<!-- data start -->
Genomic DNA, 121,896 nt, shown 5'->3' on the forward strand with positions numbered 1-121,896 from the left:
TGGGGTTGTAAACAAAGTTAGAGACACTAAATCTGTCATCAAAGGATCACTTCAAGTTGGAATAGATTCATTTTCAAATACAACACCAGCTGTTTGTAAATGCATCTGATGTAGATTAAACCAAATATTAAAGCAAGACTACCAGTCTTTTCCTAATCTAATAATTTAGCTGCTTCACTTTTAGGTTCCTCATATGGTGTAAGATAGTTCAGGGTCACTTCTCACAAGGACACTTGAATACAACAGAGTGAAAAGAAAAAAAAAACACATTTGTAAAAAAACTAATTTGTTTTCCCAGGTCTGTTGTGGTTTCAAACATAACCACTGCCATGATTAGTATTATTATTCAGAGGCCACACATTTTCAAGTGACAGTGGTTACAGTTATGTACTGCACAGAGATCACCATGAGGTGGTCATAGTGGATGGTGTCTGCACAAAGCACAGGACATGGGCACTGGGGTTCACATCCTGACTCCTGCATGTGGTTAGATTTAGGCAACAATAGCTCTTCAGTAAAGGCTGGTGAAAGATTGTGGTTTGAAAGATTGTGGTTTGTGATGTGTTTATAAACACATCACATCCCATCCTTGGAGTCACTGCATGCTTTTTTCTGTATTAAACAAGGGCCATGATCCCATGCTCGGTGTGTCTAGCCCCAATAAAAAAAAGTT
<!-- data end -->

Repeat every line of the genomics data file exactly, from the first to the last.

Genomic DNA, 121,896 nt, shown 5'->3' on the forward strand with positions numbered 1-121,896 from the left:
TGGGGTTGTAAACAAAGTTAGAGACACTAAATCTGTCATCAAAGGATCACTTCAAGTTGGAATAGATTCATTTTCAAATACAACACCAGCTGTTTGTAAATGCATCTGATGTAGATTAAACCAAATATTAAAGCAAGACTACCAGTCTTTTCCTAATCTAATAATTTAGCTGCTTCACTTTTAGGTTCCTCATATGGTGTAAGATAGTTCAGGGTCACTTCTCACAAGGACACTTGAATACAACAGAGTGAAAAGAAAAAAAAAACACATTTGTAAAAAAACTAATTTGTTTTCCCAGGTCTGTTGTGGTTTCAAACATAACCACTGCCATGATTAGTATTATTATTCAGAGGCCACACATTTTCAAGTGACAGTGGTTACAGTTATGTACTGCACAGAGATCACCATGAGGTGGTCATAGTGGATGGTGTCTGCACAAAGCACAGGACATGGGCACTGGGGTTCACATCCTGACTCCTGCATGTGGTTAGATTTAGGCAACAATAGCTCTTCAGTAAAGGCTGGTGAAAGATTGTGGTTTGAAAGATTGTGGTTTGTGATGTGTTTATAAACACATCACATCCCATCCTTGGAGTCACTGCATGCTTTTTTCTGTATTAAACAAGGGCCATGATCCCATGCTCGGTGTGTCTAGCCCCAATAAAAAAAAGTT